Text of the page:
(Critical Guide to British Fiction)

It is appropriate that a novel whose theme involves the question of dealing with the past should take place in two time frames. The first and third sections of The Little Girls are set in the period after World War II, when Dinah “Dicey” Piggott Delacroix decides to recapture her childhood; the second section is set in the time just before World War I, when she and her friends were living that childhood.

Dinah’s preoccupation with the past is evident in the first scene of the novel. Ostensibly from whim or boredom, actually from a deep need, Dinah has been collecting treasured objects from her friends with the intention of burying a sort of time capsule for the benefit of future scholars. Interestingly, she wishes to preserve the varied objects which seem essential to her friends. While she is discussing her project, Dinah suddenly recalls another cache of treasures, the coffer which she and two school friends buried when they were eleven, just before World War I. Despite the discouraging words of her suitor and neighbor, Major Frank Wilkins, who points out that one cannot go back in time, Dinah resolves to track down the school friends who shared the earlier burial and with them to find that long-forgotten box.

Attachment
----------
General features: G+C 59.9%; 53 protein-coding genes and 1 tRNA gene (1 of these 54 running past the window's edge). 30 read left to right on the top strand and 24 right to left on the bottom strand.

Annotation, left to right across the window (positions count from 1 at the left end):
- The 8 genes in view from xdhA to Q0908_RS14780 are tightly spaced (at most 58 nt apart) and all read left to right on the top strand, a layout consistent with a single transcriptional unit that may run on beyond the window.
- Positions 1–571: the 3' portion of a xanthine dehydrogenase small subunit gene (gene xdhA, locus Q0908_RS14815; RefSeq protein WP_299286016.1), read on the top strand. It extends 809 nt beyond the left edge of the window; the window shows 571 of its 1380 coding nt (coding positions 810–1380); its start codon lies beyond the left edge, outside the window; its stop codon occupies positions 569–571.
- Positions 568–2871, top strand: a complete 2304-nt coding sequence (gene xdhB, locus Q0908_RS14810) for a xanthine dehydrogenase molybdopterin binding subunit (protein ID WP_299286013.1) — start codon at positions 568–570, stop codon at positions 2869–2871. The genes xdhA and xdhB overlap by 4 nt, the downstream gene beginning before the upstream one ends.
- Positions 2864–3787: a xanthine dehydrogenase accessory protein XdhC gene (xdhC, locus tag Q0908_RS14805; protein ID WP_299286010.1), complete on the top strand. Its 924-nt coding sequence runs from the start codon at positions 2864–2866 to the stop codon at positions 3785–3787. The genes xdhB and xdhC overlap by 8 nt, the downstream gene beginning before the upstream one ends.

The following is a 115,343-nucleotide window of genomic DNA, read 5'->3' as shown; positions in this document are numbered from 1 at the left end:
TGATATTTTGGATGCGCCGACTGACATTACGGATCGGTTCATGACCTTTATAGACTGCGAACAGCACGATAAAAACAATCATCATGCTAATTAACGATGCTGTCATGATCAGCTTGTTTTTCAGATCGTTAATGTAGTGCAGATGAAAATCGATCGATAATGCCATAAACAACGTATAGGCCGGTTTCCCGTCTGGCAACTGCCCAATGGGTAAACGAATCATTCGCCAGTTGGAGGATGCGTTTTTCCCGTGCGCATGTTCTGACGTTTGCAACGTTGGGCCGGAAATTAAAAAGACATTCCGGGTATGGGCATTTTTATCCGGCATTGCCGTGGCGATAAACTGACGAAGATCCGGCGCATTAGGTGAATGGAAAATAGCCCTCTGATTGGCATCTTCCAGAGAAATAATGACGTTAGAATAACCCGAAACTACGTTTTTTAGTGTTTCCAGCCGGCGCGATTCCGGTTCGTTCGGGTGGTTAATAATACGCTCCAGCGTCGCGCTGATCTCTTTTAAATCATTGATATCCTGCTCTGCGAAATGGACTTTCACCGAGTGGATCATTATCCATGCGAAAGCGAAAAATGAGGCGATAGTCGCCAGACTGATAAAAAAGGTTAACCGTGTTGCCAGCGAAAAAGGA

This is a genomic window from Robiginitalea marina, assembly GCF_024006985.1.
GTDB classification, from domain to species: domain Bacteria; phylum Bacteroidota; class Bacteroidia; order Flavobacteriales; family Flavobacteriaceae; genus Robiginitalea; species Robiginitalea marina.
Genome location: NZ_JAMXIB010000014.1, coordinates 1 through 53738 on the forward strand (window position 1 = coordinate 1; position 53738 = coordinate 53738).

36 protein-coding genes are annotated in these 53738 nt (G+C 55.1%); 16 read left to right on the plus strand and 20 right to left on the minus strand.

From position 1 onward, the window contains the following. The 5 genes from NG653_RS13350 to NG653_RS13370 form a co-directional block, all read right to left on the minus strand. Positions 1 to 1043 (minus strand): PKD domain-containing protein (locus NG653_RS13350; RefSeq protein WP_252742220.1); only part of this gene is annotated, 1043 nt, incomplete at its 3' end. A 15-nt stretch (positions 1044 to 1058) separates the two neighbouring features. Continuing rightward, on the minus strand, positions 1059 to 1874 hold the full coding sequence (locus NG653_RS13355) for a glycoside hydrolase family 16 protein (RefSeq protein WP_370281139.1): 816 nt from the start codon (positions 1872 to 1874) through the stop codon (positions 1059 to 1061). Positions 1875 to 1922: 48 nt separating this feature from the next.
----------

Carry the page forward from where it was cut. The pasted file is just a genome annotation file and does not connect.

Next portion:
Like Frank, Sheila Beaker Artworth and Clare Burkin-Jones believe that a venture into the past may be dangerous. With typical zest, Dinah has advertised widely for her schoolmates, and it is primarily to stop the...

(The entire section is 547 words.)


(Critical Guide to British Fiction)

Adams, Phoebe. Review in The Atlantic Monthly. CCXIII (March, 1964), p. 187.

Austin, Allan E. Elizabeth Bowen, 1971.

Baro, Gene. Review in The New York Times Book Review. (January 12, 1964), p. 4.

Blodgett, Harriet. Patterns of Reality: Elizabeth Bowen’s Novels, 1975.

Hall, James. The Lunatic Giant in the Drawing Room: The British and American Novel Since 1930, 1968.

Kenney, Edwin J., Jr. Elizabeth Bowen, 1975.

Time. Review. LXXXIII (January 24, 1964), p. 70.